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Videoscopes: How They Work

written by: Kumara Velu•edited by: Rhonda Callow•updated: 7/6/2011

Can't get the desired brightness and colour saturation when shooting video? Worry not because you can fix inconsistencies in your video quality through the help of videoscopes.

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    Importance of Videoscopes for Consistent Color & Brightness

    When we are out there shooting video, we would like to have consistent color and brightness for all our shots. In some situations we may not be able to achieve the desired consistency because of time or equipment constraints. Still, we go on shooting because we know we can fix inconsistencies in post-production through the help of videoscopes.

    Most good video editing programs come with controls to tweak hue, color and brightness. These controls are important especially for those of us who need to submit video for broadcast. This article will discuss the four types of videoscopes that’s important in post-production. They are the waveform monitor, the vectorscope, the histogram and RGB parade.

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    Waveform Monitor

    The waveform monitor in your video editing program displays the relative levels of brightness and saturation in your video. The reading comes in the form of percentage and moves from left to right. Zero per cent signifies absolute black and 100per cent is absolute white.

    Some video cameras can shoot above the absolute white level and move into super white. While this may be useful for web video, it would not go down well when it comes to producing video for broadcast. You could minimize the problem through the help of the waveform monitor.

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    The vectorscope comes in the form of a radar monitor with a crosshatch with circles spreading out from the centre. It gives us information on hue and colour saturation. There are six squares in what looks like a normal colour wheel. These squares are called targets and they highlight RGB (Red, Green, Blue) also called the primary colors and also cyan, yellow and magenta – the secondary colors.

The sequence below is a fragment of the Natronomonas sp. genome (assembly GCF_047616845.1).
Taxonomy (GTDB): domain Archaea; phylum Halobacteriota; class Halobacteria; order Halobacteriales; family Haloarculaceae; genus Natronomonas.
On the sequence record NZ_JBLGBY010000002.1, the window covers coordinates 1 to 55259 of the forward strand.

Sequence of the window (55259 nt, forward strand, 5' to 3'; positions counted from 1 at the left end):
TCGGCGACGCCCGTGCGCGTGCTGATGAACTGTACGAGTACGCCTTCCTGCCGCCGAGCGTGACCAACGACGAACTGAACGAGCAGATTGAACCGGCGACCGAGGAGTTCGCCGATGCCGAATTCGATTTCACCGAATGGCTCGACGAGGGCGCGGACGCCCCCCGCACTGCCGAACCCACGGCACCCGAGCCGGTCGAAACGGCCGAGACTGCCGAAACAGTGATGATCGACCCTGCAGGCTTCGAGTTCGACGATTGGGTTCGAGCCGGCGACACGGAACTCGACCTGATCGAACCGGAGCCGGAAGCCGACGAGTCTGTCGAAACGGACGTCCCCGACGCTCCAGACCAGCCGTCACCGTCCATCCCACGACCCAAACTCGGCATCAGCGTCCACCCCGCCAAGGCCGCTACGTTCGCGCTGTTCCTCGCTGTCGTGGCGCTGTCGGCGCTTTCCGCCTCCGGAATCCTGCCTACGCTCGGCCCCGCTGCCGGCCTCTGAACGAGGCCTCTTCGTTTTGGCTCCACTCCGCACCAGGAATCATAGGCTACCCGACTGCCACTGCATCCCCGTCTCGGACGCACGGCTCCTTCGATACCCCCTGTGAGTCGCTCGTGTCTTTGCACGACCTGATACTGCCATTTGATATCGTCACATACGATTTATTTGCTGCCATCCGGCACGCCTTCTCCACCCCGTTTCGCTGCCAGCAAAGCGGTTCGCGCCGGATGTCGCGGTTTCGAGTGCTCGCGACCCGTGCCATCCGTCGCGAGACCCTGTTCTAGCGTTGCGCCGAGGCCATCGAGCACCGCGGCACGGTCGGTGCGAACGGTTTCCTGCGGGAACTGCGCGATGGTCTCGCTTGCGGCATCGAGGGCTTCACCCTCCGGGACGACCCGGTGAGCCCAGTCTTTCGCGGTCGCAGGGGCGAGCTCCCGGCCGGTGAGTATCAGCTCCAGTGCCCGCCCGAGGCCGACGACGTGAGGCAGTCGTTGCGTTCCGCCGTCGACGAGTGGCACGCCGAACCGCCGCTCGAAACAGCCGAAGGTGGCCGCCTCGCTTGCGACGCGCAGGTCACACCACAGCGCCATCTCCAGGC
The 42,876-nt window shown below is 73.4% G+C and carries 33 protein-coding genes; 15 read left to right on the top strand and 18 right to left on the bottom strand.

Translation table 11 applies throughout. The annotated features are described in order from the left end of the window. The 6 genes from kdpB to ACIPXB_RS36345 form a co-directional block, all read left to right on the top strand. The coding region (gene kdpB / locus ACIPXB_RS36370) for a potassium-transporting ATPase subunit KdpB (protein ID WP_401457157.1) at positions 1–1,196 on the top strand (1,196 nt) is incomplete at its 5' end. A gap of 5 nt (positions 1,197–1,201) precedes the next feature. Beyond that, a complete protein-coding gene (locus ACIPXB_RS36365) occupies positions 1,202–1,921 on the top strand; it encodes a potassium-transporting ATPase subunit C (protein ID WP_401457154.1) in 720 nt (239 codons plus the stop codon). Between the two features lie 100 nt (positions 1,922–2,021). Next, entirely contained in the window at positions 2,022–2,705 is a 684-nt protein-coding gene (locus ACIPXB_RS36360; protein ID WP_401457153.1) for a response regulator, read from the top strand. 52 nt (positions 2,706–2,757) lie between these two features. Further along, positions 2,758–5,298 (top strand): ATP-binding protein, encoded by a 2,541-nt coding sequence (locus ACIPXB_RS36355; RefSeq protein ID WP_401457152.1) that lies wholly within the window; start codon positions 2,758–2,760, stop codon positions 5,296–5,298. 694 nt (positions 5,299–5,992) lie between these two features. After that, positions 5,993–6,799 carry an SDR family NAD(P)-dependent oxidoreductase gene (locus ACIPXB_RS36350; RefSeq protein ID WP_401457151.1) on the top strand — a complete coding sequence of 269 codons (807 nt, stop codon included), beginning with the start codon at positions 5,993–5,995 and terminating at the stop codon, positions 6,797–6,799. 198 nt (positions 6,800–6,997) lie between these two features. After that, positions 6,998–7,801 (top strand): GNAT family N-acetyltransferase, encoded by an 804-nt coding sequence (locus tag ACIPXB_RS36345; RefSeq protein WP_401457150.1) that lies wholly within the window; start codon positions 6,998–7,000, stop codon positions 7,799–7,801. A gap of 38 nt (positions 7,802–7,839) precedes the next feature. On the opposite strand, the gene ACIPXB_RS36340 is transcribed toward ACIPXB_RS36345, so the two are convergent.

Saturation is measured from the centre of the circle to the box. If a colour overshoots the box (target), then it’s deemed oversaturated for television broadcast. You would then have to use a broadcast safe filter to keep the saturation within a safe range.

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    The histogram would come useful if you want to check the exposure level of your video and the contrast between images. It gives an indication of your luminance level starting from zero (absolute black) to 100 (absolute white) and 109 per cent (super white).

    The spikes, valleys and peaks will indicate the pixel count of your video image. If your clip has low contrast, then you will see a gathering of pixels in the middle. If the contrast is high, then you will see the pixels collected at the extreme left or right.

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    RGB Parade Scope

    The parade scope works like a waveform monitor but with a major difference. You get an overview of your video image saturation. But then the scope singles out the RGB (Red, Green, Blue) aspects of your video and lines these colors one after another in other words, parading them.

    This is a neat feature as it allows you single out and on work on individual primary colors.

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    This article provides you with just an overview of videoscopes. To gain a better understanding of how they could enhance your video projects, you should take the plunge and spend a day or two tinkering with them. Experimentation and learning what works first-hand is a surefire way to learn the `inside secrets' of videoscopes.